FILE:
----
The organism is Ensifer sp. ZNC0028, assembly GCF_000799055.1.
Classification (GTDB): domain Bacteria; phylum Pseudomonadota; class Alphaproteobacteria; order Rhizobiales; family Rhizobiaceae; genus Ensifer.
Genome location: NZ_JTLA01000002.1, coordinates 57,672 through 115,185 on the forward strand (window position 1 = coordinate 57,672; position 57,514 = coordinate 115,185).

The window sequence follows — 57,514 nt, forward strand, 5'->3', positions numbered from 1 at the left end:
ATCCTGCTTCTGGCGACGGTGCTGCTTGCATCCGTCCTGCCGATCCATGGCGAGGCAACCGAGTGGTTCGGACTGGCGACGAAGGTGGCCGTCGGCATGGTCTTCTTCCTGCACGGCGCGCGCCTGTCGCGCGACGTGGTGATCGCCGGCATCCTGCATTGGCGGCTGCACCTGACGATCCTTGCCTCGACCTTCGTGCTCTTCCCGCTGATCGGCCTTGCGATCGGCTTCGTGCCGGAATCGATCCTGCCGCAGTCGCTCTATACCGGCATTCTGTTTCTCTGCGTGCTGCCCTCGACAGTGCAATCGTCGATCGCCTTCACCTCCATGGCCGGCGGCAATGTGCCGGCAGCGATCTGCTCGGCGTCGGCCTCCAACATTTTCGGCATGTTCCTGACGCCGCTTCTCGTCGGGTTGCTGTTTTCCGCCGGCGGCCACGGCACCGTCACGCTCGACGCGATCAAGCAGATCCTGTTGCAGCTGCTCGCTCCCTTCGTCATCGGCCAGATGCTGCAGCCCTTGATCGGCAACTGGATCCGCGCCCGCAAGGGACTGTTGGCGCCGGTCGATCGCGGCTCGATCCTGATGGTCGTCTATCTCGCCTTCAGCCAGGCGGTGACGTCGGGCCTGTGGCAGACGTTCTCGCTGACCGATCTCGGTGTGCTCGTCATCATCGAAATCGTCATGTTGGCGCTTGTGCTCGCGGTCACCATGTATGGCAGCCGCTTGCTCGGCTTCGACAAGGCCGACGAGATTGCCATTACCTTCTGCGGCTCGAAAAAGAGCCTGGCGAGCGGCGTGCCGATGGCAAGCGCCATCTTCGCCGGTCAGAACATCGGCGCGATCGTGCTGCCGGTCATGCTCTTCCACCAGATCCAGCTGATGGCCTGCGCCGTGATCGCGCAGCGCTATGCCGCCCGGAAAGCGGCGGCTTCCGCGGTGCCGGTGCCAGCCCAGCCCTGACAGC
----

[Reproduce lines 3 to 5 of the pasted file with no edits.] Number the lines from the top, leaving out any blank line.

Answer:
Genome location: NZ_JTLA01000002.1, coordinates 57,672 through 115,185 on the forward strand (window position 1 = coordinate 57,672; position 57,514 = coordinate 115,185).

The window sequence follows — 57,514 nt, forward strand, 5'->3', positions numbered from 1 at the left end:
ATCCTGCTTCTGGCGACGGTGCTGCTTGCATCCGTCCTGCCGATCCATGGCGAGGCAACCGAGTGGTTCGGACTGGCGACGAAGGTGGCCGTCGGCATGGTCTTCTTCCTGCACGGCGCGCGCCTGTCGCGCGACGTGGTGATCGCCGGCATCCTGCATTGGCGGCTGCACCTGACGATCCTTGCCTCGACCTTCGTGCTCTTCCCGCTGATCGGCCTTGCGATCGGCTTCGTGCCGGAATCGATCCTGCCGCAGTCGCTCTATACCGGCATTCTGTTTCTCTGCGTGCTGCCCTCGACAGTGCAATCGTCGATCGCCTTCACCTCCATGGCCGGCGGCAATGTGCCGGCAGCGATCTGCTCGGCGTCGGCCTCCAACATTTTCGGCATGTTCCTGACGCCGCTTCTCGTCGGGTTGCTGTTTTCCGCCGGCGGCCACGGCACCGTCACGCTCGACGCGATCAAGCAGATCCTGTTGCAGCTGCTCGCTCCCTTCGTCATCGGCCAGATGCTGCAGCCCTTGATCGGCAACTGGATCCGCGCCCGCAAGGGACTGTTGGCGCCGGTCGATCGCGGCTCGATCCTGATGGTCGTCTATCTCGCCTTCAGCCAGGCGGTGACGTCGGGCCTGTGGCAGACGTTCTCGCTGACCGATCTCGGTGTGCTCGTCATCATCGAAATCGTCATGTTGGCGCTTGTGCTCGCGGTCACCATGTATGGCAGCCGCTTGCTCGGCTTCGACAAGGCCGACGAGATTGCCATTACCTTCTGCGGCTCGAAAAAGAGCCTGGCGAGCGGCGTGCCGATGGCAAGCGCCATCTTCGCCGGTCAGAACATCGGCGCGATCGTGCTGCCGGTCATGCTCTTCCACCAGATCCAGCTGATGGCCTGCGCCGTGATCGCGCAGCGCTATGCCGCCCGGAAAGCGGCGGCTTCCGCGGTGCCGGTGCCAGCCCAGCCCTGACAGC